The rest of this paper is organized as follows. In “Preliminaries” section, the concepts of intuitionistic fuzzy set (IFS) theory, the exponentially related function, and the intuitionistic fuzzy entropy is presented. The intuitionistic fuzzy TOPSIS algorithm is introduced in “Algorithm of the intuitionistic fuzzy TOPSIS based on ER function (IFTOPSIS_{EF}) and the entropy weight” section. In “Illustrative examples” section a numerical case is presented to illustrate the proposed methodology. The proposed approach is compared with existing approaches in “Comparison and discussion” section while the conclusion is presented in “Conclusion” section.
Preliminaries
In this section, the fundamental definitions and concepts of IFS theory as described by PérezDomínguez et al. (2015) and Despic and Simonovic (2000) is presented, also, the exponentially related function is introduced as well as the intuitionistic entropy method.
Intuitionistic fuzzy set
Definition 1 Consider a fuzzy set A in X = {x} which is given by \(A = \{ \left\langle {x, \mu_{A} \left( x \right) } \right\rangle x \in X\}\). Where \(\mu_{A} :X \to \left[ {0,1} \right]\) is the membership function of the fuzzy set A; μ _{ A }(x) ∊ [0,1] is the membership of x ∊ X in A. Since IFS is characterized by two functions which expresses the degree of membership and nonmembership of an element x to the set A, then an IFS A in X = {x} is defined as \(A = \{ \left\langle {x,\mu_{A} \left( x \right), v_{A} (x)} \right\rangle  x \in X\}\), where \(\mu_{A} :X \to \left[ {0,1} \right]\) and \(v_{A} :X \to \left[ {0,1} \right]\) they are defined in a way that \(0 \le \mu_{A} \left( x \right) + v_{A} \left( x \right) \le 1,\;\forall x \in X\).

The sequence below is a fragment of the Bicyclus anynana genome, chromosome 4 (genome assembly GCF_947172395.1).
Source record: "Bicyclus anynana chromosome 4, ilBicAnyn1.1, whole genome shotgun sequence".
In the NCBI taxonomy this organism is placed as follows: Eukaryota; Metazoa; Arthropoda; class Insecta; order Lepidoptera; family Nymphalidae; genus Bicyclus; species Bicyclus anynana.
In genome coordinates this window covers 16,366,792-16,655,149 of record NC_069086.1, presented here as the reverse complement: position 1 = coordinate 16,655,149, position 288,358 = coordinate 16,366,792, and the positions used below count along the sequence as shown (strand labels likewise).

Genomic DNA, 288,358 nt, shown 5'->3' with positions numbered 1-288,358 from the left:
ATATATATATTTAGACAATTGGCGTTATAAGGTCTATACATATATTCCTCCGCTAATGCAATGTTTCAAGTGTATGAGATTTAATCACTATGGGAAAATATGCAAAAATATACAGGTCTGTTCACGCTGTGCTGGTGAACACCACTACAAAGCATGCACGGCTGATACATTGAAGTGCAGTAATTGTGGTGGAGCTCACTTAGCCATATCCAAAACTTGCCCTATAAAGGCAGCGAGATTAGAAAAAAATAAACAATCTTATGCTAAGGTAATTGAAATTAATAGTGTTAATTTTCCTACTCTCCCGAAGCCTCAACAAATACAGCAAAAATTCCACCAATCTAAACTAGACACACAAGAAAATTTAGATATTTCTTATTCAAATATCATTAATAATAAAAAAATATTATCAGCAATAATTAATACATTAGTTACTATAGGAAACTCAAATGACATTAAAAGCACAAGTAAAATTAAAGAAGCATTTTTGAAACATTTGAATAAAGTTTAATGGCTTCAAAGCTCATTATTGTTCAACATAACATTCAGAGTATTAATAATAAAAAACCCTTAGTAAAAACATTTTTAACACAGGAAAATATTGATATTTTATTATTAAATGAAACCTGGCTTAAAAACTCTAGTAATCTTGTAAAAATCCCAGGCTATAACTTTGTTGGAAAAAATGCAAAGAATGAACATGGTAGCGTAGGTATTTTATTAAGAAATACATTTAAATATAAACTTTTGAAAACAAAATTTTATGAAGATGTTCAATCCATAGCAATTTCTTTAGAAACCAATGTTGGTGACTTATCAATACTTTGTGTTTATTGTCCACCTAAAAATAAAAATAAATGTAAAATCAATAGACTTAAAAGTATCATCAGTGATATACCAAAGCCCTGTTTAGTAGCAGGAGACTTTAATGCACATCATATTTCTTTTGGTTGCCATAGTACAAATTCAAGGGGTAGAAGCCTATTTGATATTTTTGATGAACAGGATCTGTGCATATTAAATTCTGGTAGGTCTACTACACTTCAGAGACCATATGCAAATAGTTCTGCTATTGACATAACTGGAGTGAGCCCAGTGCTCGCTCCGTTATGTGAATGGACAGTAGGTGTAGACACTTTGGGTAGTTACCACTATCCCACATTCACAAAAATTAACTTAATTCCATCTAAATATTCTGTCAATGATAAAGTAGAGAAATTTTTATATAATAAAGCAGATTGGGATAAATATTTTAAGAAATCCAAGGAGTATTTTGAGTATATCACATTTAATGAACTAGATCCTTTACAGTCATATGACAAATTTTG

The numbers \(\mu_{A} \left( x \right) \,{\text{and}}\, v_{A} \left( x \right)\) denotes the degree of membership and degree of nonmembership of element \(x \in \left[ {0,1} \right]\) to the set A respectively. Also, the number \(\pi_{A} \left( x \right) = 1  \left( {\mu_{A} \left( x \right) + v_{A} \left( x \right)} \right)\) which is called the intuitionistic index of x in A is referred to as a measure of the degree of hesitancy of element x ∊ [0,1] in set A. It should be noted that 0 ≤ π _{ A } (x) ≤ 1 for each \(x \in X\).
Definition 2 If the IFS A in X = {x} is defined fully in the form \(A = \{ \left\langle {x,\mu_{A} \left( x \right), v_{A} \left( x \right), \pi_{A} \left( x \right) } \right\rangle x \in X\}\), where \(\mu_{A} :X \to \left[ {0,1} \right]\), \(v_{A} :X \to \left[ {0,1} \right]\) and \(\pi_{A} :X \to \left[ {0,1} \right]\). The different relations and operations for the IFS are shown in Eqs. (1–4).
Definition 3 Let \(A = \left( {\mu_{j} ,v_{j} } \right), (j = 1,2,3, \ldots , n)\) be a collection of intervalvalued intuitionistic fuzzy numbers and \(w = (w_{1} ,w_{2} , w_{3} , \ldots ,w_{n} )^{T}\) be the weight vector of \(d_{k} \left( {k = 1,2,3, \ldots , n} \right),\;w_{j} \in \left[ {0, 1} \right]\) and \(\sum\nolimits_{j = 1}^{n} {w_{j} = 1}\), associated with the intuitionistic fuzzy weighted averaging (IFWA) operator (Xu 2007a). The IFWA operator is defined as;
In the following will make comparisons between two IFS, by introducing some metric methods by following the score function and accuracy functions.